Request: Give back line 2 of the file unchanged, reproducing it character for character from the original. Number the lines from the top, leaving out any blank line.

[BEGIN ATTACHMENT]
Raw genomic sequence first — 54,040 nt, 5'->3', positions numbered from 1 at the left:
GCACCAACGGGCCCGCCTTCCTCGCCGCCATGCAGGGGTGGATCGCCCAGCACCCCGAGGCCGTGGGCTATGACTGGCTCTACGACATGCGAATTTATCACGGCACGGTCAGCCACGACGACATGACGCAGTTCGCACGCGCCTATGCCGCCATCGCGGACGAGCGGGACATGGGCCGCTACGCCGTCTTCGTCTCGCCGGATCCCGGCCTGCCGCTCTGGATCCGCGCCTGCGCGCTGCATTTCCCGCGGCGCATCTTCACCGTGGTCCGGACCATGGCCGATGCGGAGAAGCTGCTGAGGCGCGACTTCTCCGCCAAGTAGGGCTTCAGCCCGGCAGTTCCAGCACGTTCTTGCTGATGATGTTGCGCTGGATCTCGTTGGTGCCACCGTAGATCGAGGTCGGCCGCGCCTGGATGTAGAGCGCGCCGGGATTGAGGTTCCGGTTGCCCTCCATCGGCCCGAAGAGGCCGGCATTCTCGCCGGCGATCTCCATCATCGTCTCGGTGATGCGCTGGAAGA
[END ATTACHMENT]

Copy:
GCACCAACGGGCCCGCCTTCCTCGCCGCCATGCAGGGGTGGATCGCCCAGCACCCCGAGGCCGTGGGCTATGACTGGCTCTACGACATGCGAATTTATCACGGCACGGTCAGCCACGACGACATGACGCAGTTCGCACGCGCCTATGCCGCCATCGCGGACGAGCGGGACATGGGCCGCTACGCCGTCTTCGTCTCGCCGGATCCCGGCCTGCCGCTCTGGATCCGCGCCTGCGCGCTGCATTTCCCGCGGCGCATCTTCACCGTGGTCCGGACCATGGCCGATGCGGAGAAGCTGCTGAGGCGCGACTTCTCCGCCAAGTAGGGCTTCAGCCCGGCAGTTCCAGCACGTTCTTGCTGATGATGTTGCGCTGGATCTCGTTGGTGCCACCGTAGATCGAGGTCGGCCGCGCCTGGATGTAGAGCGCGCCGGGATTGAGGTTCCGGTTGCCCTCCATCGGCCCGAAGAGGCCGGCATTCTCGCCGGCGATCTCCATCATCGTCTCGGTGATGCGCTGGAAGA